Choosing the right USB power bank
As phones get better every year, we seem to be suffering in terms of battery power. As our battery power life keeps getting shorter, the need to recharge becomes more necessary. Unfortunately, we’re not always presented with a convenient plug to quickly charge our phones/tablets. This is where the beauty of mobile USB power banks comes into play.
There are all kinds of varieties of USB Power banks, and deciding which one could be a bit tricky if you don’t know too much about amps, wattage and doo-hickeys. There are even USB power banks that are able to use solar power to charge themselves. So how do you decide what is the best for you?
There are a few things to consider when you’re trying to find the best USB power bank for you. The first is mobility. Do you want something portable and easy to carry with you, with just enough charge to get your phone back alive, or do you prefer big and bulky which is going to be enough to power a third world country? I jest of course, but considering the size and appropriate power output could save you a few extra Rand on the side if you know what you’re purchasing.
A big factor to consider is capacity. It’s extremely important to know that not all USB power banks will deliver on their advertised capacity. Some USB power banks will only deliver on 70% of their advertised capacity, due to energy loss through heat conversion. Some of the better quality USB power banks however, will at least offer you close to 90%. It’s always a good idea to do some research first and to find out what the actual capacity of the USB power bank will be that you’re buying.
The most important thing about a USB power bank is its input rating. The higher the input rating, the faster it will charge. Ordinarily, this figure is displayed in Amps. Let’s take 1A for example; you multiply this number by the voltage (5V for USB) to find the rating in Watts. A 1A input can charge at 5W, but you’d do better to look for a device that can charge at 2A (10W).
While some USB power banks ship with a USB cable, don’t always expect one, or get mad if you don’t get one. Use the cable that you’d normally use to connect your device to a computer/ USB charger.
‘Pass through’ Technology
There is a lovely feature that you can get for a USB power bank called “pass through” but it does seem to be only for the wealthy who has a bit of extra coins to throw around. This feature allows a USB power bank to function as a USB hub of sorts, meaning you can simultaneously charge both the USB power bank itself and your mobile devices, and ensures the USB power bank is always topped up and ready to go when you need it.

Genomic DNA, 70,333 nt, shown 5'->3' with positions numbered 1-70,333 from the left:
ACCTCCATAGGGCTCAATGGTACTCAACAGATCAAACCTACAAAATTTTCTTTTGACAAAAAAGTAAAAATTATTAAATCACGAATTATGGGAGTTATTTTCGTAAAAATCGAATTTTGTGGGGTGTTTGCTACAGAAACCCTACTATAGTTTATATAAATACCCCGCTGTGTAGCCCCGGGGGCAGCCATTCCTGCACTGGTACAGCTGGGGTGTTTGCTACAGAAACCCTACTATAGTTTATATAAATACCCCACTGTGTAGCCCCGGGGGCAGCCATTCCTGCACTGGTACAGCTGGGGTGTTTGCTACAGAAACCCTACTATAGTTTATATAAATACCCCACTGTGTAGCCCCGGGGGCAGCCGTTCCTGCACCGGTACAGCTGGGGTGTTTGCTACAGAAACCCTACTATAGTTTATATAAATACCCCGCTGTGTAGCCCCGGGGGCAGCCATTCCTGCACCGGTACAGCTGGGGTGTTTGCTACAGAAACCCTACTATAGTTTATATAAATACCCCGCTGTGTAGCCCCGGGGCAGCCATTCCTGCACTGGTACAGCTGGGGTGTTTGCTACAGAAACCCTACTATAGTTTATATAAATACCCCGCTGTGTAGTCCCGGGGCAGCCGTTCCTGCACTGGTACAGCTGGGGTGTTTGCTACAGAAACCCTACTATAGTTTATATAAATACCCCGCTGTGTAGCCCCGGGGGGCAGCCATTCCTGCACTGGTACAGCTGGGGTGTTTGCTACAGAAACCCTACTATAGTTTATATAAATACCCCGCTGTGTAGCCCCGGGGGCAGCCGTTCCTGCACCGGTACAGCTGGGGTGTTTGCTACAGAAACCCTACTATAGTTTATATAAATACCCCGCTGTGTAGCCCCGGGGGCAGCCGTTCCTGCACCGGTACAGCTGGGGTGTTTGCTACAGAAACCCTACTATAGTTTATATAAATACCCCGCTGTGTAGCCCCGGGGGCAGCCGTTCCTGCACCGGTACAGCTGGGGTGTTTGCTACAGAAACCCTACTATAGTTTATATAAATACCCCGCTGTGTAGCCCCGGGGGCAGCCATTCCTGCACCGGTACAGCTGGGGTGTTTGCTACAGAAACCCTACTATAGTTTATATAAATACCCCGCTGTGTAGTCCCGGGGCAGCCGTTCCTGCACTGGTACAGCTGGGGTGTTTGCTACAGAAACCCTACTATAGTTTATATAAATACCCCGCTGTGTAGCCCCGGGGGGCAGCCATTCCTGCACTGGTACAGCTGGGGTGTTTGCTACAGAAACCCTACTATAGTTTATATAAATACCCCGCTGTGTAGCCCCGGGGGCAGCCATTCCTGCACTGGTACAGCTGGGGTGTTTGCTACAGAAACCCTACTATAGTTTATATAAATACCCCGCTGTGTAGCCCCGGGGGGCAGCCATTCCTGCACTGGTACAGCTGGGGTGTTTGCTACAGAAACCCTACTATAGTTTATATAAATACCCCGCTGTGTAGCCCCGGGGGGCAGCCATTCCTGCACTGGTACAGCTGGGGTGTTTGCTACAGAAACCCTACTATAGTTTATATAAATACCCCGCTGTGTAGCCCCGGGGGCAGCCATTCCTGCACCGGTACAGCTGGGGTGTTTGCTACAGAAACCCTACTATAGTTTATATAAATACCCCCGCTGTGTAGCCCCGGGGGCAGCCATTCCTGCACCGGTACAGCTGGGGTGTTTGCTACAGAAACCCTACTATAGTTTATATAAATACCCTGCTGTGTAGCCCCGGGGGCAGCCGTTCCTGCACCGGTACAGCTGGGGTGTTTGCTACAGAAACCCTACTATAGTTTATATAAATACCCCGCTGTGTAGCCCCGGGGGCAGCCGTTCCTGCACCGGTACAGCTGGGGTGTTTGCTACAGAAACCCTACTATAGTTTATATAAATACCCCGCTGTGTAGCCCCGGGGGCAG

Then we get to the output rating of a USB power bank. This rating is how quickly it’ll charge your devices. Ordinarily, you will find 1A(5W) for smartphones or 2A(10W) or even 2.5(12.5W) which are used for tablets. Be aware though that some tablets, especially iPads will refuse to recharge from a lower than specified capacity.
More and more of the latest USB power banks however are being manufactured with PowerIQ technology. This technology allows the USB power bank to recognize what device is plugged in and what its needs are, and thus it’ll deliver the optimum required power to the device.
Remember that more output ports are not equal to more power! If you use a big USB power bank with four output ports, each device connected to a port will charge slower with every new device connected.
Some of the best USB power banks that are available to us on the market support and auto-on and auto-off feature. This feature allows the USB power bank to stop delivering power to a device once the device is charged, ensuring that no unnecessary energy gets wasted.
With most USB power banks, the remaining charge on a USB power bank is indicated with LED lights on the USB power bank. This is fine for some of the smaller USB power banks, but for the large capacity USB power banks, it becomes rather redundant as each light could be a massive jump in remaining power. When buying larger capacity USB power banks, try to get one that has a screen display to give you a more accurate indication of how much power is left.
LED Flash Light
Something that we see a lot on the market is USB power banks with a LED flash light. While this is a nifty features for any happy camper; unless the design of the USB power bank is something close to an actual flashlight, chances are you’re most likely not going to use a brick to search for your mosquito repellent in the dark.
The ideal USB power bank carefully balances useful capacity with portability, value, fast charging/recharging, multiple outputs and high-end features such as passthrough charging and LCD displays. If you’re still not sure what you should get, just give us a call or drop us a mail and we’ll get you sorted on the best power bank for you.